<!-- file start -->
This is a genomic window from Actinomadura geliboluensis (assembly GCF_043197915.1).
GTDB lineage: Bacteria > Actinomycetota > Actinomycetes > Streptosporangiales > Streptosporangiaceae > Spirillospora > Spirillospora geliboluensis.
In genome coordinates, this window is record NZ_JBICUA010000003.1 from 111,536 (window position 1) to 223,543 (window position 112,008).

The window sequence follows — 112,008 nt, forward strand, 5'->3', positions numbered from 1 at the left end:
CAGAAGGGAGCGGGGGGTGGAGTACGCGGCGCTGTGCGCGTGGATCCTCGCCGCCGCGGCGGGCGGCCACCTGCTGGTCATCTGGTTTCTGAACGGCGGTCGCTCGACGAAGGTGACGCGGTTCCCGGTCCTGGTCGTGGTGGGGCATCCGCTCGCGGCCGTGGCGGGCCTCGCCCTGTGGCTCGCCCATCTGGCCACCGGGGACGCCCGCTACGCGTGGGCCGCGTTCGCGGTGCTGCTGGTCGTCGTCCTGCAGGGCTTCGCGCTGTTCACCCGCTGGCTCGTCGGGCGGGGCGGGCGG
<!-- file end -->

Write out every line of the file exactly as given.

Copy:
This is a genomic window from Actinomadura geliboluensis (assembly GCF_043197915.1).
GTDB lineage: Bacteria > Actinomycetota > Actinomycetes > Streptosporangiales > Streptosporangiaceae > Spirillospora > Spirillospora geliboluensis.
In genome coordinates, this window is record NZ_JBICUA010000003.1 from 111,536 (window position 1) to 223,543 (window position 112,008).

The window sequence follows — 112,008 nt, forward strand, 5'->3', positions numbered from 1 at the left end:
CAGAAGGGAGCGGGGGGTGGAGTACGCGGCGCTGTGCGCGTGGATCCTCGCCGCCGCGGCGGGCGGCCACCTGCTGGTCATCTGGTTTCTGAACGGCGGTCGCTCGACGAAGGTGACGCGGTTCCCGGTCCTGGTCGTGGTGGGGCATCCGCTCGCGGCCGTGGCGGGCCTCGCCCTGTGGCTCGCCCATCTGGCCACCGGGGACGCCCGCTACGCGTGGGCCGCGTTCGCGGTGCTGCTGGTCGTCGTCCTGCAGGGCTTCGCGCTGTTCACCCGCTGGCTCGTCGGGCGGGGCGGGCGG